By: Rancy S. Teewia
“Our Ma is here, we want justice; our pa still home, our pa is sleeping!” were some of the slogans which the anti-rape protesters jubilantly chanted late Thursday afternoon when former President Ellen Johnson-Sirleaf met with them outside her Airfield Sinkor Fish Market residence, following President George Weah’s failure to meet with the anti-rape campaigners and accept their petition.
The move by President Sirleaf to meet the protestors followed fruitless attempts by the throng of anti-rape activists to meet with President George Manneh Weah at the front of the Ministry of Foreign Affairs that hosts the Office of the President for two consecutive days to present a petition against the prevalence of rape in the country. The past two days of peaceful protest had been marred by huge traffic congestion in Central Monrovia.
Guarded by few of her personal security, Madam Sirleaf made her way through the mammoth crowd of activists who had gathered in front of her residence, having been earlier chased around by armed and tear gas-bearing riot police.
Dressed in a beige colored trousers suit, and sporting a tan dyed low-cut hair style that accentuated a colorful cloth sashed around her neck, Madam Sirleaf who walked among the tumultuous crowd suddenly began to fruitlessly shout, “Sit down! Let’s sit down…”
Following the failed effort to calm the crowd, the former Liberian leader walked back into her compound as journalists struggling to enter her compound for an interview with her were screened. Finally, the journalists were permitted on the compound of President Sirleaf, who wasted no time to state: “Let me just say I am going to make a statement. I am not going to take questions. So if you don’t want it that way, you are welcome to leave because I am not going to take questions.”
Continuing, Madam Sirleaf said rape has always been a problem in Liberia, and that it doesn’t happen only in Liberia. “But we know that it hinders our quest to make progress; and it destroys the lives of young women”.
According to the former President, “Rape has always been our problem, it was before my administration; it was in my administration, and it is still with us today.”
She said, “The women, given the kind of cases that have come up where young babies – three month-old, young children, 10 years old been violated sometimes by old men, sometimes by young men – is something that the women heard and they have to act, but to act in a manner as one does a peaceful protest. And so, they’ve been going to the streets, they’ve been making petitions to the embassies to other places, our hearts have been with them. Today, they happened to have gathered outside my premises, outside the place where I live.”
Madam Sirleaf, a one-time political activist, said she could not sit in her house, to see all those women demonstrating for something that is good for the country without showing a sign of solidarity with them. “So my idea was to just go across to show solidarity; sit with them, talk to them, tell them to make sure that they keep the peace, the peace that we fought for all those years and we maintained all those years I was President, tell them that we don’t need violence.”
“My Liberian sisters peacefully protesting against rape, I stand with you. Women and girls have long suffered in the past in silence, and I support your effort to bring this issue into the light. It will take an honest reckoning and a collective effort to end rape in Liberia,” the former President said.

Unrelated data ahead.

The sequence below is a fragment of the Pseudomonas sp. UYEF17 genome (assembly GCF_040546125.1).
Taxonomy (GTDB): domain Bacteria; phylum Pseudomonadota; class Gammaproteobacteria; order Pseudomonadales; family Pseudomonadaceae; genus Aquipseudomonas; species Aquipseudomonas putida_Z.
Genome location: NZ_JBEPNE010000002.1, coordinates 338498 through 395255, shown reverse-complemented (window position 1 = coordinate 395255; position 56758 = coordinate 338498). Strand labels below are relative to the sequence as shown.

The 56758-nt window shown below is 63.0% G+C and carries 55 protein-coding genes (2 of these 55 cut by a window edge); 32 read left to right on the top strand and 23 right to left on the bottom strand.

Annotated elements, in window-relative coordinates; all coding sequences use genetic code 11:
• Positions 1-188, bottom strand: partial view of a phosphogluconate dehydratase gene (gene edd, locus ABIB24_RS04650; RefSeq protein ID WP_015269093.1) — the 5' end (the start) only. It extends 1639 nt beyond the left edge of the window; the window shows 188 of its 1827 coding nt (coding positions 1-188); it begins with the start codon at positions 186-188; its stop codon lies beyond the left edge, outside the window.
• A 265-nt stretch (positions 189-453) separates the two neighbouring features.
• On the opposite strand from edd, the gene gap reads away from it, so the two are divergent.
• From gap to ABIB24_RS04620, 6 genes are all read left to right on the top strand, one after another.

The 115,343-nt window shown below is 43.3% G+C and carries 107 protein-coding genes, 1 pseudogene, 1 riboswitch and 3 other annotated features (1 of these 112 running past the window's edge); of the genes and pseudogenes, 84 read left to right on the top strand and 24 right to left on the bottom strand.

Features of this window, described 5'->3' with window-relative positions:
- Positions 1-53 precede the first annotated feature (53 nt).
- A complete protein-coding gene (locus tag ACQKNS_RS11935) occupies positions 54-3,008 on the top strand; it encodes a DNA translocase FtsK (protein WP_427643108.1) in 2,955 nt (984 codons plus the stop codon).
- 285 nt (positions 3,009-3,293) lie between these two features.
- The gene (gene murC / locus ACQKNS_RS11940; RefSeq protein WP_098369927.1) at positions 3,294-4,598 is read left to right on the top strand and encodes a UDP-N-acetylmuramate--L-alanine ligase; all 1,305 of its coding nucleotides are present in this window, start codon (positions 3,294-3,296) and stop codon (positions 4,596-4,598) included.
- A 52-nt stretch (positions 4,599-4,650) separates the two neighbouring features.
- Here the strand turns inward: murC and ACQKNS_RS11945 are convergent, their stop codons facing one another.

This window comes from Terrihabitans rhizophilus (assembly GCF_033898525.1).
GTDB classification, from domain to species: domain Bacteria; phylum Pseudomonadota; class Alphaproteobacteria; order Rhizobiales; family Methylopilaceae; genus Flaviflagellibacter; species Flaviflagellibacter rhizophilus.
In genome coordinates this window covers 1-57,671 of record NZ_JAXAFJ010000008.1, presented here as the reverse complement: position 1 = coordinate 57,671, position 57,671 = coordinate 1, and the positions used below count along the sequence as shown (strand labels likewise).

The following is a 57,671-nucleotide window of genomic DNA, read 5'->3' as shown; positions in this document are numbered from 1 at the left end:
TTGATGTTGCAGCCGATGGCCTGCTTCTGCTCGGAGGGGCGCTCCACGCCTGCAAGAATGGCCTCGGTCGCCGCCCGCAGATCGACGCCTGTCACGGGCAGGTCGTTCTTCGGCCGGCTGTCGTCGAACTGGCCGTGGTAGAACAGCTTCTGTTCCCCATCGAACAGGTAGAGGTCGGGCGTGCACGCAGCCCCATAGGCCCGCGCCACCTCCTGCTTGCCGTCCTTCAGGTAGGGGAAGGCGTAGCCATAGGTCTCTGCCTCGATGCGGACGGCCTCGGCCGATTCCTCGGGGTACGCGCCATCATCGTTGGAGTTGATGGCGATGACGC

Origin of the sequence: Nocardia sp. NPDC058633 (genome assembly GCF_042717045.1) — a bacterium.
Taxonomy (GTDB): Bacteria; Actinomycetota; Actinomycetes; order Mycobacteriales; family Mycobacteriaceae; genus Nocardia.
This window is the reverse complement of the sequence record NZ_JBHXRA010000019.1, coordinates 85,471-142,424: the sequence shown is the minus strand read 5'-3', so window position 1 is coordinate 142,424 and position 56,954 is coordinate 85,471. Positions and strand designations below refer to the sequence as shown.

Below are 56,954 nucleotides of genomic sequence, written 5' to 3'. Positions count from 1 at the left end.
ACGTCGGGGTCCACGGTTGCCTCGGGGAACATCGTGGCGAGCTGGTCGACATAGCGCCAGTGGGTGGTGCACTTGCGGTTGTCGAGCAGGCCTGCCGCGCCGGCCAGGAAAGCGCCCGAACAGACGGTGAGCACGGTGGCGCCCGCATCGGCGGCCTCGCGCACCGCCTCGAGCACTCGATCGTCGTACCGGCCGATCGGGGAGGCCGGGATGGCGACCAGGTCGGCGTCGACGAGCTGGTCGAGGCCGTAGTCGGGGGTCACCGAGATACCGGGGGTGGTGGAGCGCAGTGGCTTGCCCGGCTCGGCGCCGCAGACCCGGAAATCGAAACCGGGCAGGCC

Said the first female President of Africa and Nobel prize winner: “To be able to do it, we will meet with some of those who will do it the legal way, people that will meet with the Legislature, people that will meet with authorities to deal with it.”
She said she opted to sit with the protesters to talk with them, to thank them for their stance against rape and tell them to remain peaceful, but she did not have the chance because the crowd was overwhelming, with everybody having a telephone, including the media personnel who could not allow her to sit with the demonstrators.
“Not only was the media large, but also the crowd was large. Everybody wanted to get my photo. And so I got to a place I said I have to move away to leave the scene because I do not want anybody to be hurt because security were pushing people and if anybody had gotten hurt, it would have been on my conscience, it would be my responsibility,” Madam Sirleaf said.
Madam Sirleaf said she left the place with the hope that she would later talk with the women in a smaller grouping in quietude. She then called on all, especially the men, to show solidarity and stand up for the protesters because of their daughters, sisters and wives, and other female relatives who stand to make contributions to the national economy and the society at large.
President Sirleaf’s move to meet with the anti-rape protestors came in the wake of a wild chase by the police who tear-gassed, flogged and arrested protestors from street corners around Monrovia on the third day of their protest.
The protest was provoked by an increasing number of rape cases in the country, especially one reported to have involved a minor whose private parts were lacerated with blades by her predator.
Meanwhile, President Weah has welcomed the idea of Liberians protesting against the high rate of rape in the country, but frowned on the protestors’ refusal to allow his emissary to receive the petition on his behalf.
“I was busy; I was watching the protest on TV. I saw all kinds of people there. So I sent my protégé,” President Weah informed the nation Thursday via a pre-recorded broadcast.
Meanwhile, former President Sirleaf tweeted last evening, “to my Liberian sisters peacefully protesting against rape, I stand with you. Women and girls have long suffered in silence, and I support your efforts to bring this issue into the light. It will take an honest reckoning and a collective effort to #EndRapeInLiberia.”